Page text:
STP169: Lightweight Concrete and Aggregates

    Davis, RE
    Director Emeritus, Engineering Materials Laboratory, and Professor of Civil Engineering, University of California, Berkeley, Calif.

    Kelly, TW
    Director Emeritus, Engineering Materials Laboratory, and Professor of Civil Engineering, University of California, Berkeley, Calif.

    Pages: 12    Published: Jan 1956


    Abstract

    Lightweight concrete as discussed in this paper is that having a unit weight of less than about 120 lb per cu ft; thus it includes sand-cinder concrete but excludes concrete with air-cooled blastfurnace slag as the coarse aggregate. Lightweight concretes are of three principal types: 1. Structural.—Monolithic lightweight concrete for buildings, floors, roofs, load-bearing partitions, bridge decks, ships, etc. The main purpose is the reduction of weight and economy in design. Other desirable characteristics of lightweight concrete such as workability and strength are identical with those for plastic concrete containing aggregates of normal weight. 2. Masonry Units.—Machine-made units for walls and partitions either load-bearing or nonload-bearing; also used in prestressed floor and wall assemblies. In addition to the requisite light weight and moderate strength, it is usually desired that the assembly of units be insulating and sound-deadening. Lightweight masonry units are seldom used in exposed locations without a weather-resistant coating or covering. 3. Insulation or Fill.—Monolithic light-weight concrete for overcoating or forming partitions and walls, or for floor and roof fills. Precast units or panels may be employed. Lightness and a high degree of insulation are desired; strength is not important. The concrete may even be “cellular,” containing no aggregate, or at least no coarse aggregate, with cellular structure achieved through foaming or gas-forming (11).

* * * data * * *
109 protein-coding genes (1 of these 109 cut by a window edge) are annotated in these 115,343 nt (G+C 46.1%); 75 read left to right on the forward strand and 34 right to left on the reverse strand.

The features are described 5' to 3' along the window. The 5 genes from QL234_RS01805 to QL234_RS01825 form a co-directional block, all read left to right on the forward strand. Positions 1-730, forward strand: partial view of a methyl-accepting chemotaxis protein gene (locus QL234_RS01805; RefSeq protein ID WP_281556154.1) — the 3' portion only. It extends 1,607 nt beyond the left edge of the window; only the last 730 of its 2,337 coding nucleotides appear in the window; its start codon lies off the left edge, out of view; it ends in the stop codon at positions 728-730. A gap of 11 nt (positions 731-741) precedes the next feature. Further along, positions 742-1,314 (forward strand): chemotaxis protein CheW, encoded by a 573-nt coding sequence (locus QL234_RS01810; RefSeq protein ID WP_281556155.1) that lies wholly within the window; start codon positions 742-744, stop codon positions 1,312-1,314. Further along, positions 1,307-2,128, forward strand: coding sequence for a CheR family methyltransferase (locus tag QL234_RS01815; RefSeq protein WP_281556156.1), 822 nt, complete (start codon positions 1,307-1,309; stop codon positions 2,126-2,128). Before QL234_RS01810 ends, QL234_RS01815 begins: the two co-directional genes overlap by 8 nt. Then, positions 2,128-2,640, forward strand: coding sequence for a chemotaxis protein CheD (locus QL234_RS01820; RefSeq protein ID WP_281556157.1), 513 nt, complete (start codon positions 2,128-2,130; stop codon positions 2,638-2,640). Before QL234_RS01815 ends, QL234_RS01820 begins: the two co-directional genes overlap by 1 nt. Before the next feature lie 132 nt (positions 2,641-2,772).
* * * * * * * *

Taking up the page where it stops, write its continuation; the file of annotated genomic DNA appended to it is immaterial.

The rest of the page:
Paper ID: STP39437S

    Committee/Subcommittee: C09.21

    DOI: 10.1520/STP39437S


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